Gov. Shapiro visits West Philly Black-owned businesses to promote a $25 million budget proposal

Media Outlet


Aliya Schneider

Gov. Josh Shapiro visited Black-owned businesses in West Philly on Thursday to promote a proposed $25 million budget initiative to support small businesses across the state.

The potential program, called Main Street Matters, would support downtown areas across the state by offering grants to improve commercial corridors and the small businesses on them. The visit to Philadelphia was part of a statewide tour to promote his ambitious $48.34 billion proposal for the 2024-25 state budget.

The pool of $25 million would go toward infrastructure on main streets, such as outdoor seating or lighting, or directly to business owners to get equipment or a new facade, for example.

The details of exactly who would get the money and how is not yet clear.

“They’d have to meet certain standards in order to receive those funds,” the Democratic governor said. “I can tell you that those terms and conditions are being worked on right now.”

On Thursday afternoon, Shapiro visited Hakim’s Bookstore, an African American bookstore on 52nd Street in West Philly, along with State Sen. Vincent Hughes and State Rep. Amen Brown, both Democrats.

The store is the oldest African American book shop on the East Coast, according to its owner, Yvonne Blake, 72, whose father opened the business in 1959. Blake showed the officials around the store, which carries books written by Black authors and about the Black experience.

When Shapiro asked Blake what could help support her West Philly business, she said marketing to show people that there are “a lot of things of quality and culture” on 52nd Street. She also wants people to feel safe in the neighborhood, and thinks better lighting and shelters for bus stops could help.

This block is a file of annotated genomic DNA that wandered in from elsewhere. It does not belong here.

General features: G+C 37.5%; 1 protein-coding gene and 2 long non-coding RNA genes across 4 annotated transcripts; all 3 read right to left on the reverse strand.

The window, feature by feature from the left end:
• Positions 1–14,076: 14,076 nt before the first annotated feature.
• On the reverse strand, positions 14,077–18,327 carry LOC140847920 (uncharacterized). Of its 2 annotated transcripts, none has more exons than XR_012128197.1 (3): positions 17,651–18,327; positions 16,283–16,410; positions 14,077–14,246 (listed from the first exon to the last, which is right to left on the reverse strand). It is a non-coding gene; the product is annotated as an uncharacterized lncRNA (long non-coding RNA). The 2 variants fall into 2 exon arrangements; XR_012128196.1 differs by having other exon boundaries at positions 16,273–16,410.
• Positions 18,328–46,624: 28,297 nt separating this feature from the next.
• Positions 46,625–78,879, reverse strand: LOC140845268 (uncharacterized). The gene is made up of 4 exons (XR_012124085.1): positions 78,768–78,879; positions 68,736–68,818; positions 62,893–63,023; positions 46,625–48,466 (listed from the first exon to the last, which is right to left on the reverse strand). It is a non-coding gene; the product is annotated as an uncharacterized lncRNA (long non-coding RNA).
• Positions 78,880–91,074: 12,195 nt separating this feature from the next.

When Shapiro asked Blake if she knows the name of the local police officers or sees them walking around, she said no, though she sees their cars occasionally.

Blake also said that more free parking in the neighborhood would help local businesses.

“People are in here browsing books and they’re watching their cars,” she said, adding that she feels bad when people get a ticket for shopping in her store.

Shapiro said creating a parking lot where drivers can show a receipt from a local business for a free spot would be “a super worthwhile investment.”

Blake, who grew up helping with the store, runs the store herself with help from family and one volunteer, told The Inquirer that being able to hire staff would also help.

After his visit to the bookstore, Shapiro was joined by Enterprise Center President Della Clark and a host of local elected officials at a news conference at Two Locals Brewing Company, in University City, to talk about the initiative.

State Rep. Rick Krajewski, a Democrat who represents University City and other parts of West Philly south of Market Street, said local entrepreneurs are increasingly facing barriers through prohibitive start-up costs, loans and equity, and competition with big chain companies.

He said that when he walks down the 52nd Street corridor in his district, he feels its history...